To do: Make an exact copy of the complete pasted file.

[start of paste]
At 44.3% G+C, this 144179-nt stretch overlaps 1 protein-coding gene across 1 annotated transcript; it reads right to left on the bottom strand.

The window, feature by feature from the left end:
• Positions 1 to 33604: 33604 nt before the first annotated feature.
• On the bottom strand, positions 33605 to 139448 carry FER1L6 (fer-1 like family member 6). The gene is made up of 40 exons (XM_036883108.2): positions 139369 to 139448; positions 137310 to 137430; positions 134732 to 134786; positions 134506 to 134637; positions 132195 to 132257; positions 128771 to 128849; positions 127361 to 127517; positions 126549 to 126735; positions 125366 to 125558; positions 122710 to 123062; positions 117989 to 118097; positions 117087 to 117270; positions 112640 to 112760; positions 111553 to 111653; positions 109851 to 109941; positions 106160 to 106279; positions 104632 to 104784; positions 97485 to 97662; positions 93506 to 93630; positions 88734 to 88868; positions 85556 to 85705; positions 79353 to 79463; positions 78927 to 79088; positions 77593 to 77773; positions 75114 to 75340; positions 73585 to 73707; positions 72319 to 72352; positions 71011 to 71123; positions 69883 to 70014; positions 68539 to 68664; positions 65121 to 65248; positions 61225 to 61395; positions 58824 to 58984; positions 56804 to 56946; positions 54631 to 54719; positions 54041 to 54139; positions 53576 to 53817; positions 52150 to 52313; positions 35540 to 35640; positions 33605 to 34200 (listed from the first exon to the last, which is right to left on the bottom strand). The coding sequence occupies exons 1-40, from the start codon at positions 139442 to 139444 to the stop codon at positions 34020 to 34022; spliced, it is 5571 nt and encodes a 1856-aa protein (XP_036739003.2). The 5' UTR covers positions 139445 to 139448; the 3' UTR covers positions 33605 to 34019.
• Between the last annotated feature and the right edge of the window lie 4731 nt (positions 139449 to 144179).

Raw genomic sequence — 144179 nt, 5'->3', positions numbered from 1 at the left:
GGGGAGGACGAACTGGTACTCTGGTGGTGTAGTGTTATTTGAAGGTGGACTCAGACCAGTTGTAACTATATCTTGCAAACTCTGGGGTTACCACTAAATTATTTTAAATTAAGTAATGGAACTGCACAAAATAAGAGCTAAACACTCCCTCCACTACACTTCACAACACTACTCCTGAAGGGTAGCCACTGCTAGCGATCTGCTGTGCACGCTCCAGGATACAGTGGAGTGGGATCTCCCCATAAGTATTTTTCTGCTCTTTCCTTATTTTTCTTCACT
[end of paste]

At 44.3% G+C, this 144179-nt stretch overlaps 1 protein-coding gene across 1 annotated transcript; it reads right to left on the bottom strand.

The window, feature by feature from the left end:
• Positions 1 to 33604: 33604 nt before the first annotated feature.
• On the bottom strand, positions 33605 to 139448 carry FER1L6 (fer-1 like family member 6). The gene is made up of 40 exons (XM_036883108.2): positions 139369 to 139448; positions 137310 to 137430; positions 134732 to 134786; positions 134506 to 134637; positions 132195 to 132257; positions 128771 to 128849; positions 127361 to 127517; positions 126549 to 126735; positions 125366 to 125558; positions 122710 to 123062; positions 117989 to 118097; positions 117087 to 117270; positions 112640 to 112760; positions 111553 to 111653; positions 109851 to 109941; positions 106160 to 106279; positions 104632 to 104784; positions 97485 to 97662; positions 93506 to 93630; positions 88734 to 88868; positions 85556 to 85705; positions 79353 to 79463; positions 78927 to 79088; positions 77593 to 77773; positions 75114 to 75340; positions 73585 to 73707; positions 72319 to 72352; positions 71011 to 71123; positions 69883 to 70014; positions 68539 to 68664; positions 65121 to 65248; positions 61225 to 61395; positions 58824 to 58984; positions 56804 to 56946; positions 54631 to 54719; positions 54041 to 54139; positions 53576 to 53817; positions 52150 to 52313; positions 35540 to 35640; positions 33605 to 34200 (listed from the first exon to the last, which is right to left on the bottom strand). The coding sequence occupies exons 1-40, from the start codon at positions 139442 to 139444 to the stop codon at positions 34020 to 34022; spliced, it is 5571 nt and encodes a 1856-aa protein (XP_036739003.2). The 5' UTR covers positions 139445 to 139448; the 3' UTR covers positions 33605 to 34019.
• Between the last annotated feature and the right edge of the window lie 4731 nt (positions 139449 to 144179).

Raw genomic sequence — 144179 nt, 5'->3', positions numbered from 1 at the left:
GGGGAGGACGAACTGGTACTCTGGTGGTGTAGTGTTATTTGAAGGTGGACTCAGACCAGTTGTAACTATATCTTGCAAACTCTGGGGTTACCACTAAATTATTTTAAATTAAGTAATGGAACTGCACAAAATAAGAGCTAAACACTCCCTCCACTACACTTCACAACACTACTCCTGAAGGGTAGCCACTGCTAGCGATCTGCTGTGCACGCTCCAGGATACAGTGGAGTGGGATCTCCCCATAAGTATTTTTCTGCTCTTTCCTTATTTTTCTTCACT